Most of the hard work is behind you, and you’re ready to take your ERP system live. You’ve planned, designed, and tested every aspect of the system, and you’re confident that now is the time.
However, before you take that final leap, it’s important to consider if you’re really ready to flip the switch.
Today, we’re talking about how to build an ERP go live cutover plan. With this guide, you can move forward in confidence and maximize your odds of long-term ERP success.
6 Components to Include Your ERP Go Live Cutover Plan
1. Checking for Bugs
The first step in your cutover plan should be thoroughly checking the ERP system for any type of bugs that could impede functionality.
Ideally, the solution should be completely problem-free by the time you go live, but that’s rarely the case. Therefore, you need to focus on squashing the big-ticket issues that could inflict serious damage on your data and operations.
In industry-speak, these are known as Severity 1 and Severity 2 bugs. Severity 1 bugs are total showstoppers that would require you to cease your implementation until a resolution can occur. Severity 2 bugs are a little less severe but would still have a major impact on your business.
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2. Ensuring Testing is Complete
By the time you’re ready to go live, your ERP solution should have gone through many different testing processes, including:
- Unit testing
- Process testing
- Systems integration testing
- User acceptance testing
The reason behind such scrutiny is to ensure the solution can run all the customizations and configurations you’ve built into it.
While you obviously want the software to pass each test with flying colors, it’s equally important to ensure the tests themselves are well-planned. Focus on the quality of each test, as well as the amount of coverage it provides. Include a range of different scenarios and make sure your employees know how every feature operates.
This approach ensures you don’t experience any surprise setbacks once your workforce adopts the system.
3. Gathering Your Resources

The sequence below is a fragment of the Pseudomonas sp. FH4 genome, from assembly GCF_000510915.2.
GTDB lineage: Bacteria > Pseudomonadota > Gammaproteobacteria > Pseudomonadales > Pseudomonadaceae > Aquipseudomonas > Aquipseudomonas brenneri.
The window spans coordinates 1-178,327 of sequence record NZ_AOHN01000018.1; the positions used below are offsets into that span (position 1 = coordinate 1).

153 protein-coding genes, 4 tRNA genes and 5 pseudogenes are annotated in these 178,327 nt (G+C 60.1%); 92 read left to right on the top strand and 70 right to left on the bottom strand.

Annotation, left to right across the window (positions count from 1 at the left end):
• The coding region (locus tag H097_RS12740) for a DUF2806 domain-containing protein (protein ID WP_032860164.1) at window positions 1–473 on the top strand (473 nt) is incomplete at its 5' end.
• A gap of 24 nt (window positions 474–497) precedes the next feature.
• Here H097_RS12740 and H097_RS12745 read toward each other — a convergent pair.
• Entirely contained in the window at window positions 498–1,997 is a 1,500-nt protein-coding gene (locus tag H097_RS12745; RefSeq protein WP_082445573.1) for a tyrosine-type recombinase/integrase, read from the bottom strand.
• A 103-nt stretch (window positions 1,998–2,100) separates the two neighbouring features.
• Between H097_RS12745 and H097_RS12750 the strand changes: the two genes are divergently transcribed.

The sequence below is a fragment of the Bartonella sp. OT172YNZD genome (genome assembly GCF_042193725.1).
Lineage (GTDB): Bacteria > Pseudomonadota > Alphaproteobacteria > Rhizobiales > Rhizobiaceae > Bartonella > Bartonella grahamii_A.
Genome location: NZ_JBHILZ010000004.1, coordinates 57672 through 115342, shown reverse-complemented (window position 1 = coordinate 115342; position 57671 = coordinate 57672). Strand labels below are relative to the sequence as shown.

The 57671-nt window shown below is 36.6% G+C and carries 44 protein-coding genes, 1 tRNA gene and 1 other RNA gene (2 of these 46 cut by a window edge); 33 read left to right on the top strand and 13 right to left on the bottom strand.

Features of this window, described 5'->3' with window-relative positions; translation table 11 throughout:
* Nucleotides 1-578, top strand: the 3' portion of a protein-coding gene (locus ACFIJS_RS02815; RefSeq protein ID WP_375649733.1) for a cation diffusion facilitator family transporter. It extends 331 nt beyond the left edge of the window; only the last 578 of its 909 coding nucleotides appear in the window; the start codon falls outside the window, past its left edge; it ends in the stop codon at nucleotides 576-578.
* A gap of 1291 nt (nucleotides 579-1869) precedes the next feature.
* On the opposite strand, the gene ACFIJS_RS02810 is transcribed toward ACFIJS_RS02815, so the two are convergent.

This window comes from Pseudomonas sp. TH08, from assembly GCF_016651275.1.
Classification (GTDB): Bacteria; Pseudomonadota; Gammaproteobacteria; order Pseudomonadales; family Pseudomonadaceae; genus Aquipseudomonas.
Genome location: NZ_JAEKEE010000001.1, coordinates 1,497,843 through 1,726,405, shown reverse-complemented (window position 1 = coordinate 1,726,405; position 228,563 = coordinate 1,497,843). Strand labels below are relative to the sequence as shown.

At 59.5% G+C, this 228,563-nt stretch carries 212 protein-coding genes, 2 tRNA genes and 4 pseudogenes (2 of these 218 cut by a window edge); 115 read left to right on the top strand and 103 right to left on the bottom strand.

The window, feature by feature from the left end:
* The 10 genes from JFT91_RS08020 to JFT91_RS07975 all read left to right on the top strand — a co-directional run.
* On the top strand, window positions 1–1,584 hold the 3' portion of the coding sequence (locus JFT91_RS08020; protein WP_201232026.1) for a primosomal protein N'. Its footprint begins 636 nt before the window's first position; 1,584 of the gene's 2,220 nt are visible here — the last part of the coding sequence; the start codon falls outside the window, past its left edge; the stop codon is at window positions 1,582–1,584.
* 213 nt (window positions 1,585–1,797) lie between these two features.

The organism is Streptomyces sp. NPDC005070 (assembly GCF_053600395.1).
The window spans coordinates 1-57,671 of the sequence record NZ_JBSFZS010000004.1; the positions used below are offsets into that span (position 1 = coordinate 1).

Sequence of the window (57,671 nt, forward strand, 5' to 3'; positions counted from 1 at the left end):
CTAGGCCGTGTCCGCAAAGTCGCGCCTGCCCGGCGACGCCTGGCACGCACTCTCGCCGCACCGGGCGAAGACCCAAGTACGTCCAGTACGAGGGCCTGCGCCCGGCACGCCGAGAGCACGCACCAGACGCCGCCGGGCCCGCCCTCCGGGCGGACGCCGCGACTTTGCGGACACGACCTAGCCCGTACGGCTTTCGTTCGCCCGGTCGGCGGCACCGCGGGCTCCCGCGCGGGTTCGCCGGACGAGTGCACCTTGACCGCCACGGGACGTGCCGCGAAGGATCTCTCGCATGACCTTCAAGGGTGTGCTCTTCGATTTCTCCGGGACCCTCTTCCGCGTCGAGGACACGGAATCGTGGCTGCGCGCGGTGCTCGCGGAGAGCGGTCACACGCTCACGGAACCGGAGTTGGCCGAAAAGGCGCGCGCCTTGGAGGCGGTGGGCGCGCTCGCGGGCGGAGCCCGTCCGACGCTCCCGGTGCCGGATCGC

There are multiple stakeholders who should be available to step in if something technical or organizational goes awry on the big go-live day. These include:
- ERP experts
- Business process management experts
- Change management consultants
Your job is to assemble these stakeholders and ask them to be on call during the cutover process.
In some smaller offices, you might be able to physically gather all your critical team members in one room. In a remote or hybrid work environment, you can ask them to sign on virtually. Either way, make sure their attention is on the project when it’s time to make the move.
Having experts who are close to the project on standby can instill confidence and put everyone’s mind at ease.
4. Ensuring Data Migration is Complete
Whether you’re implementing a point solution or one of the top 10 ERP software systems, the data migration phase is one of the most important parts of an ERP implementation. When it’s time to take your system live, you want the process to be fully complete, so the cutover is smooth and seamless.
If your data or files are corrupt or inaccurate in any way, your ERP software may run slowly, or it could fail to communicate with other systems in your network. In some cases, your software could be rendered completely inoperable.
This is why the data migration stage should be completed as early as possible. It might take a little more time on the front end, but you’ll save time and money by taking care of these issues now rather than later.
5. Calming Employee Nerves
Think of your go live date as the opening night of a play you’ve been rehearsing for months. While everyone is mostly excited, there is also a general buzz of nervousness in the air.
Much of this trepidation among employees is because they will ultimately be the ones using the software.
Ideally, you’ve been focusing on organizational change management (OCM) since the beginning, but don’t stop as you near the finish line. Keep your employees engaged, informed, and reassured as you inch closer to the final date on your project timeline. Answer their questions, calm their concerns, and make sure they’re fully trained on the functions applicable to their roles.
6. Preparing Your Production Environment
Would you define your current production environment as “ready?” Would all other members of the project team say the same?
A fully-prepared production environment is one that has all the necessary infrastructure in place and is ready to perform at a maximum level.
Before moving forward, make sure the following activities are complete:
- You’ve enabled configurations
- You’ve loaded users into the system
- You’ve activated all security roles
- You’ve defined integration points
- You’ve checked those points for responses
- You’ve purchased and configured all requisite hardware as required
With all these steps in place, you can focus less on administrative prep when the big day rolls around. Everything will be prepared and waiting for you, and you can anticipate fewer hiccups.
The Day is Here, but are You Ready?
When you first define it, your ERP timeline might feel exceedingly long. Yet, before you know it, that go-live date you circled in red on the calendar is finally on the horizon.
While the days leading up to the transition will be full of nerves and excitement, you don’t have to stress. You can feel prepared with a strong ERP go live cutover plan in place.
If you need assistance with any part of your implementation, our ERP consulting company is here to help. Contact us below for a free consultation.